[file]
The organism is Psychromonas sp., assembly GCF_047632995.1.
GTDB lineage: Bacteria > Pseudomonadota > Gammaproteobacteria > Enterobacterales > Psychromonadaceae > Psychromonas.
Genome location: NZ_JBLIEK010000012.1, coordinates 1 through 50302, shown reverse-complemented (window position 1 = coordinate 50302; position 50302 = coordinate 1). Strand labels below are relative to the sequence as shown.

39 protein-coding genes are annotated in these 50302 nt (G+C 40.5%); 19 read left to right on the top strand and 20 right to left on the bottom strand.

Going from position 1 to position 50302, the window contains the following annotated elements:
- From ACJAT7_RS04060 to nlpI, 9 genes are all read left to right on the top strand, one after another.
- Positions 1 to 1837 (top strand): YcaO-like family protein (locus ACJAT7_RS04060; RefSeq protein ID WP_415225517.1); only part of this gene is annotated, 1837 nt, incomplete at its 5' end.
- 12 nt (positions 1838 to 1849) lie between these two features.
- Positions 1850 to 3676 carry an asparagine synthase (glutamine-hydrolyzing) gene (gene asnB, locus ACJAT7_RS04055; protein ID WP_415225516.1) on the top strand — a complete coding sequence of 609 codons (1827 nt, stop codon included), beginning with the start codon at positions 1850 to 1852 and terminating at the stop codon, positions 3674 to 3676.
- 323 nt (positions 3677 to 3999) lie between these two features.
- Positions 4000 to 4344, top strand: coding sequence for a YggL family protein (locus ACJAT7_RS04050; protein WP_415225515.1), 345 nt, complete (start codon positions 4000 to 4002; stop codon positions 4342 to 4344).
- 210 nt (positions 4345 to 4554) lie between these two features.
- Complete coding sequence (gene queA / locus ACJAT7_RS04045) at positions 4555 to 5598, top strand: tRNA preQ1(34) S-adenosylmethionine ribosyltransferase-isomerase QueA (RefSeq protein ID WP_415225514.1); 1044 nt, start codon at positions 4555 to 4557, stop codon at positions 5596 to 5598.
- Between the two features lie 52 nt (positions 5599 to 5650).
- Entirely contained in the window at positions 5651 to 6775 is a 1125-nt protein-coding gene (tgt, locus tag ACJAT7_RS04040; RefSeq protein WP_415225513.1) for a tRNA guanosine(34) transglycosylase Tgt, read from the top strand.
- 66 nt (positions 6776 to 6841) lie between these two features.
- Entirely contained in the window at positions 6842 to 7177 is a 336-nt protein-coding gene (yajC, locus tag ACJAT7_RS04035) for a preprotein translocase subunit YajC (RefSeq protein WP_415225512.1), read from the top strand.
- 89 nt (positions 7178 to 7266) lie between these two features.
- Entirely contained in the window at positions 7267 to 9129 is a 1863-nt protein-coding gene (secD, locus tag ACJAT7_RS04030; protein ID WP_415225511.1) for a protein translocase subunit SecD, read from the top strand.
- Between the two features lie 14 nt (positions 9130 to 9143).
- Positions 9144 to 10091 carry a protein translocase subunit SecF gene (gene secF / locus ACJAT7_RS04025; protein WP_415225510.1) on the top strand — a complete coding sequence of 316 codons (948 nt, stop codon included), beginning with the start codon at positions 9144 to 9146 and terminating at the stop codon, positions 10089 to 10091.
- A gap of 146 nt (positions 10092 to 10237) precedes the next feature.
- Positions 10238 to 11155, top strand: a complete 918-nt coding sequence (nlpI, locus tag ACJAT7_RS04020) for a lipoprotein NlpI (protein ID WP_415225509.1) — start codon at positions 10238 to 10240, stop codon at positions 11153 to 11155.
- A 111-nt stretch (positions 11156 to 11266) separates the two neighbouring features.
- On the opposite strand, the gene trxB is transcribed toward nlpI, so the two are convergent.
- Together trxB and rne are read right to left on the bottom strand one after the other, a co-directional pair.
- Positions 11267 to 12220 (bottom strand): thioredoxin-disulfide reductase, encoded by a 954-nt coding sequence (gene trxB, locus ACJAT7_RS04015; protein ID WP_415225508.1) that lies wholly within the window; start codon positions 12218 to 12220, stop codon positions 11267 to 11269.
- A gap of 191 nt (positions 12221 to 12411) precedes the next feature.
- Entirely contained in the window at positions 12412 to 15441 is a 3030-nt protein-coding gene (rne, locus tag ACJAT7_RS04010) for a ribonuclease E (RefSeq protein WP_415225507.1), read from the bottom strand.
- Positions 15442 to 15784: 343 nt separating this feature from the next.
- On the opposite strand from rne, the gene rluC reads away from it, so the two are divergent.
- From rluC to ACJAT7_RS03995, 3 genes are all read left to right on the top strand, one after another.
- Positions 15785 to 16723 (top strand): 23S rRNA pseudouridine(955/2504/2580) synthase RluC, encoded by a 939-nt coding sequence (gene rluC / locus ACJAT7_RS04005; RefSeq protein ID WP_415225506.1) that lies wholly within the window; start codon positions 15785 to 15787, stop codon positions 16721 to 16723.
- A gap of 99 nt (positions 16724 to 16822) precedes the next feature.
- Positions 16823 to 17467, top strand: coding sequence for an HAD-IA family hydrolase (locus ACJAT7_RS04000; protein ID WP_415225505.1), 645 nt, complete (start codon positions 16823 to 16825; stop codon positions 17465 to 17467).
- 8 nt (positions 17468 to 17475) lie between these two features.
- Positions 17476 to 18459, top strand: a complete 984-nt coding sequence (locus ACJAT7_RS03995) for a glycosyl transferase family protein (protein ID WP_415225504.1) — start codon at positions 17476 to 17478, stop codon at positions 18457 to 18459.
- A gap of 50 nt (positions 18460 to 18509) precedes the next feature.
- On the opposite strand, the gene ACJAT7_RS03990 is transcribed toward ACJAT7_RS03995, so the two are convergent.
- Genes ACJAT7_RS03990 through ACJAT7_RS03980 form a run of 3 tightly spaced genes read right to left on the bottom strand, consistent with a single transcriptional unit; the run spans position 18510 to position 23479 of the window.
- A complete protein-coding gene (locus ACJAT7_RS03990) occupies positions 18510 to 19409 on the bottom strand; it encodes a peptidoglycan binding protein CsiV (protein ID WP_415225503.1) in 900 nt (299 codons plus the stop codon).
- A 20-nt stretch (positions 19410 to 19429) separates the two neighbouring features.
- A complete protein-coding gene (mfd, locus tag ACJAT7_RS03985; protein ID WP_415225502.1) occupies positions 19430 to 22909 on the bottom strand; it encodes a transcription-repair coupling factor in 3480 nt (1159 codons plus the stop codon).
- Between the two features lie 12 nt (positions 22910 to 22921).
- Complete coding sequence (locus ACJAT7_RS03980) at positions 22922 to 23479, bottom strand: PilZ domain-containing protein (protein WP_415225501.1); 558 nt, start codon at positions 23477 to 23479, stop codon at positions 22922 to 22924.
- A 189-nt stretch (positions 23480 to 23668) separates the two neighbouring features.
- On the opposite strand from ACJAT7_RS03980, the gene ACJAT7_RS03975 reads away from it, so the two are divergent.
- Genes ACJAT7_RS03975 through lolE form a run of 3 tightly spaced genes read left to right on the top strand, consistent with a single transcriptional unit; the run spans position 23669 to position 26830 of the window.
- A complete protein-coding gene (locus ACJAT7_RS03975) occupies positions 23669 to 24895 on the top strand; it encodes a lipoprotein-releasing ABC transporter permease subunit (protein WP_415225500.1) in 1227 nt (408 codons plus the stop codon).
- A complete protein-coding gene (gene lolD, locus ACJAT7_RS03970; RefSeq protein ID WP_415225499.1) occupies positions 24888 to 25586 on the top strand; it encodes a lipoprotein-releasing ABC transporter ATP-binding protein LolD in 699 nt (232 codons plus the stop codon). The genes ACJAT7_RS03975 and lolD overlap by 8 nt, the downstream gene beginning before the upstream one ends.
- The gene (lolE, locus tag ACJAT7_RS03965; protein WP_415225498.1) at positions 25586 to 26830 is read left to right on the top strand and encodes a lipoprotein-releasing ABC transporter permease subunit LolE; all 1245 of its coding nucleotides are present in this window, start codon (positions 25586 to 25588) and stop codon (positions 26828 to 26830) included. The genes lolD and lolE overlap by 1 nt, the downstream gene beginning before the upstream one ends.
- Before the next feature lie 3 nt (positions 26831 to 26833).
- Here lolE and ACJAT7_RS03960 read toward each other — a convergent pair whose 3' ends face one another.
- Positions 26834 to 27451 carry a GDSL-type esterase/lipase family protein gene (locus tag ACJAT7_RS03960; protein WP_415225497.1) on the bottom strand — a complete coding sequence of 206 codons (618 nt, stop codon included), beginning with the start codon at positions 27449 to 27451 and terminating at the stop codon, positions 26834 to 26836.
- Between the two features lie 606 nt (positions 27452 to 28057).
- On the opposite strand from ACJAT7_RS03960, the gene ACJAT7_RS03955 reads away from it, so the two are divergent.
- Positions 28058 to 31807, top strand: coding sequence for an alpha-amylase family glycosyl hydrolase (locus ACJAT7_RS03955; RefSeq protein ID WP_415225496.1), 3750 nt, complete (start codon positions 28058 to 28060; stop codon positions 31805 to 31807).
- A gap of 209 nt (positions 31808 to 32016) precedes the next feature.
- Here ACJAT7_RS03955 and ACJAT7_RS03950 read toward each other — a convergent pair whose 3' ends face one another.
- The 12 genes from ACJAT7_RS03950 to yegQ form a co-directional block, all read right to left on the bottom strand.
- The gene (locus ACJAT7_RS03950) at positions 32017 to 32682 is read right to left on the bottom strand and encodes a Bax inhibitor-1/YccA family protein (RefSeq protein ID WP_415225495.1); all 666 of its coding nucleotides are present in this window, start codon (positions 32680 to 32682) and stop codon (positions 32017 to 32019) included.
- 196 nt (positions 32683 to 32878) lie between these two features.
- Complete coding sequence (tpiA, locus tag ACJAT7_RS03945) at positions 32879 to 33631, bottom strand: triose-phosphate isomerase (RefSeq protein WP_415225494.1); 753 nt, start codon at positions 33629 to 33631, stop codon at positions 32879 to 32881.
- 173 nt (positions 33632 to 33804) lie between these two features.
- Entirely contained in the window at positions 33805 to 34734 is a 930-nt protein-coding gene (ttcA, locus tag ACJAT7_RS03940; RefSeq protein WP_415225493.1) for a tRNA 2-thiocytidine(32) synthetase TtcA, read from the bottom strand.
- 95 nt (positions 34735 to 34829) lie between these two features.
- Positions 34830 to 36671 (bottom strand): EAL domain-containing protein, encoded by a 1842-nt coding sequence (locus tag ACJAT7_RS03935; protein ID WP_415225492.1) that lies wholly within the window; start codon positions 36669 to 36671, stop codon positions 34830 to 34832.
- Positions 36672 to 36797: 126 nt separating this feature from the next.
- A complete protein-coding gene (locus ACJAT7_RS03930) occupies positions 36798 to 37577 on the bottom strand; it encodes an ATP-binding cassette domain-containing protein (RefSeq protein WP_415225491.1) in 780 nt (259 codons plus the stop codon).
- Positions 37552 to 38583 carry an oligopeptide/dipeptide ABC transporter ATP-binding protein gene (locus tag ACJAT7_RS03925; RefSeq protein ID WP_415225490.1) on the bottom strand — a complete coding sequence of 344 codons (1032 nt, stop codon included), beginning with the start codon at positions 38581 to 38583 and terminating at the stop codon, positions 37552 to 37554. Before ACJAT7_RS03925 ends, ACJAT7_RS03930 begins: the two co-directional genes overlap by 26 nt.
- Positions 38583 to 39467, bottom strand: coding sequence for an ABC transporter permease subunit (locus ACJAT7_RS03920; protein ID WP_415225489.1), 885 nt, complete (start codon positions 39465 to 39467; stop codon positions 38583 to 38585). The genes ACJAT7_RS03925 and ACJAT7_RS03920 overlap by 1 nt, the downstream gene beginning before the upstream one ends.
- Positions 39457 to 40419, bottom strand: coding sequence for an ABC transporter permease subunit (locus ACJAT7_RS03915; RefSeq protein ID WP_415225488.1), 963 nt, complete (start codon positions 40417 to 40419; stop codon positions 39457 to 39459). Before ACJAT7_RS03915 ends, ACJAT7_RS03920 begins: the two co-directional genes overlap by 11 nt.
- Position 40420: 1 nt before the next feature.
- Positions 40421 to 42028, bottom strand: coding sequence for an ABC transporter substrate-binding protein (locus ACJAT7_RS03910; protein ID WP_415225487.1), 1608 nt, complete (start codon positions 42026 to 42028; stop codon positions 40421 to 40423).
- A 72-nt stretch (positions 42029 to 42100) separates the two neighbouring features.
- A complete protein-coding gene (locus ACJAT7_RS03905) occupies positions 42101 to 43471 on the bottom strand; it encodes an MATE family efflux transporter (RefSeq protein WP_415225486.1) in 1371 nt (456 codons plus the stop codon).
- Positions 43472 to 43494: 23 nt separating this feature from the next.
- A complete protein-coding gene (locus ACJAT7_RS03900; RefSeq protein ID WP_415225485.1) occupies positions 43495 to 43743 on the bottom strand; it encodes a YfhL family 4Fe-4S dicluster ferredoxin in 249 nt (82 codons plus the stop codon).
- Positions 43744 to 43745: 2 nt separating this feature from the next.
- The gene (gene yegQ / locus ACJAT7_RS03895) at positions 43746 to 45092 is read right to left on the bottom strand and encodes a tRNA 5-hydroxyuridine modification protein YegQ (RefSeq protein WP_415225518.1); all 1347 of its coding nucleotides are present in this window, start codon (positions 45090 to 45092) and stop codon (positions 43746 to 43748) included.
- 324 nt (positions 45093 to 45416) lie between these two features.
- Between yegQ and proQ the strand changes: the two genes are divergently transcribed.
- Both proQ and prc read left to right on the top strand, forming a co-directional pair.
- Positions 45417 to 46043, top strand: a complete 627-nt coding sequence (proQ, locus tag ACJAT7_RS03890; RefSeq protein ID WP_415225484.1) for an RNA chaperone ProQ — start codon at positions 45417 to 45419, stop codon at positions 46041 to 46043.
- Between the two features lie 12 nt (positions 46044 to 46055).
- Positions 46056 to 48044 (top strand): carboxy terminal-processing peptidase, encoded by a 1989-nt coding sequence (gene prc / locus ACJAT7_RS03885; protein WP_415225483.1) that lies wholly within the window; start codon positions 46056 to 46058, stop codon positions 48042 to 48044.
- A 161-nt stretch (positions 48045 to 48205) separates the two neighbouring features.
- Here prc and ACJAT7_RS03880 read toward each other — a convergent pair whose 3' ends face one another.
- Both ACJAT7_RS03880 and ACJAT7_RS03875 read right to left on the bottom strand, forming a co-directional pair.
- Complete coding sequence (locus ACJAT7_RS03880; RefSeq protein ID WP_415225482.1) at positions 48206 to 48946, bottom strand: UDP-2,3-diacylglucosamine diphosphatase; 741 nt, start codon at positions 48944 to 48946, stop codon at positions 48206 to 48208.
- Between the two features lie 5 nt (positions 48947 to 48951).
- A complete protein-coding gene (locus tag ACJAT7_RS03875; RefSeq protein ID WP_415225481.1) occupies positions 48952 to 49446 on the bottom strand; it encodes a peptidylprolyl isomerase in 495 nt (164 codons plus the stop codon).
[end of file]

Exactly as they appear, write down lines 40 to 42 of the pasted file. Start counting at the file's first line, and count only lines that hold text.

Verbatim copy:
- Genes ACJAT7_RS03990 through ACJAT7_RS03980 form a run of 3 tightly spaced genes read right to left on the bottom strand, consistent with a single transcriptional unit; the run spans position 18510 to position 23479 of the window.
- A complete protein-coding gene (locus ACJAT7_RS03990) occupies positions 18510 to 19409 on the bottom strand; it encodes a peptidoglycan binding protein CsiV (protein ID WP_415225503.1) in 900 nt (299 codons plus the stop codon).
- A 20-nt stretch (positions 19410 to 19429) separates the two neighbouring features.